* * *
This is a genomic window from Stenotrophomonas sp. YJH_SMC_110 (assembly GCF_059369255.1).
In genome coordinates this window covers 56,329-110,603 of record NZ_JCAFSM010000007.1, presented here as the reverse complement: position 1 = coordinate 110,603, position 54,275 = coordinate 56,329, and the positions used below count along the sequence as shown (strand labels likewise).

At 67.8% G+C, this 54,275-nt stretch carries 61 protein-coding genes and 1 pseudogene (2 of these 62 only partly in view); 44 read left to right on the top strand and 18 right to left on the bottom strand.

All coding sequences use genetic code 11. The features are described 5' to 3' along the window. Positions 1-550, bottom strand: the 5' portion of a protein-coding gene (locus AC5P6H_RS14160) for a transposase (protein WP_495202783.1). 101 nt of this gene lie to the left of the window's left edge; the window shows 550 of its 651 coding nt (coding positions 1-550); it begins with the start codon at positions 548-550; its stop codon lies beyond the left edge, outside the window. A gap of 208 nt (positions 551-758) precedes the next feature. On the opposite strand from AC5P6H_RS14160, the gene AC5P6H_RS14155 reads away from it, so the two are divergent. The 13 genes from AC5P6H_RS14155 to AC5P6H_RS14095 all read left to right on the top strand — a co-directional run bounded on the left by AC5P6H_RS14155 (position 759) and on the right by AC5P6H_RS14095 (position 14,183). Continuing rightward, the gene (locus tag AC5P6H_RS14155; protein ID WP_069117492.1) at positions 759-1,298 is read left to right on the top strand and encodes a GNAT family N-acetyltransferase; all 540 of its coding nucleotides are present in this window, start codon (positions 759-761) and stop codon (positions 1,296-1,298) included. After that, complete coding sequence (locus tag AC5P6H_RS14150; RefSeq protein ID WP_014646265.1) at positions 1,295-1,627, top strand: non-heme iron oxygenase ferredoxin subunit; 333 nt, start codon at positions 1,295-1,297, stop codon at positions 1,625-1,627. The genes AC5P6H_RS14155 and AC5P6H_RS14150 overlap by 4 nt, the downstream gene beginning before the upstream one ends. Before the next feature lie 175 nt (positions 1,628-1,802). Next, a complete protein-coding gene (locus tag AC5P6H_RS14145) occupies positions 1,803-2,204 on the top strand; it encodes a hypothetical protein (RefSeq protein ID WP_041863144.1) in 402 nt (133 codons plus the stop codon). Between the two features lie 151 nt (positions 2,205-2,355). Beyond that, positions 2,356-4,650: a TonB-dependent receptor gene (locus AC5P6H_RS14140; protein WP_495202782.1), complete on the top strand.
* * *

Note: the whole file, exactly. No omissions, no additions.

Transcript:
This is a genomic window from Stenotrophomonas sp. YJH_SMC_110 (assembly GCF_059369255.1).
In genome coordinates this window covers 56,329-110,603 of record NZ_JCAFSM010000007.1, presented here as the reverse complement: position 1 = coordinate 110,603, position 54,275 = coordinate 56,329, and the positions used below count along the sequence as shown (strand labels likewise).

At 67.8% G+C, this 54,275-nt stretch carries 61 protein-coding genes and 1 pseudogene (2 of these 62 only partly in view); 44 read left to right on the top strand and 18 right to left on the bottom strand.

All coding sequences use genetic code 11. The features are described 5' to 3' along the window. Positions 1-550, bottom strand: the 5' portion of a protein-coding gene (locus AC5P6H_RS14160) for a transposase (protein WP_495202783.1). 101 nt of this gene lie to the left of the window's left edge; the window shows 550 of its 651 coding nt (coding positions 1-550); it begins with the start codon at positions 548-550; its stop codon lies beyond the left edge, outside the window. A gap of 208 nt (positions 551-758) precedes the next feature. On the opposite strand from AC5P6H_RS14160, the gene AC5P6H_RS14155 reads away from it, so the two are divergent. The 13 genes from AC5P6H_RS14155 to AC5P6H_RS14095 all read left to right on the top strand — a co-directional run bounded on the left by AC5P6H_RS14155 (position 759) and on the right by AC5P6H_RS14095 (position 14,183). Continuing rightward, the gene (locus tag AC5P6H_RS14155; protein ID WP_069117492.1) at positions 759-1,298 is read left to right on the top strand and encodes a GNAT family N-acetyltransferase; all 540 of its coding nucleotides are present in this window, start codon (positions 759-761) and stop codon (positions 1,296-1,298) included. After that, complete coding sequence (locus tag AC5P6H_RS14150; RefSeq protein ID WP_014646265.1) at positions 1,295-1,627, top strand: non-heme iron oxygenase ferredoxin subunit; 333 nt, start codon at positions 1,295-1,297, stop codon at positions 1,625-1,627. The genes AC5P6H_RS14155 and AC5P6H_RS14150 overlap by 4 nt, the downstream gene beginning before the upstream one ends. Before the next feature lie 175 nt (positions 1,628-1,802). Next, a complete protein-coding gene (locus tag AC5P6H_RS14145) occupies positions 1,803-2,204 on the top strand; it encodes a hypothetical protein (RefSeq protein ID WP_041863144.1) in 402 nt (133 codons plus the stop codon). Between the two features lie 151 nt (positions 2,205-2,355). Beyond that, positions 2,356-4,650: a TonB-dependent receptor gene (locus AC5P6H_RS14140; protein WP_495202782.1), complete on the top strand.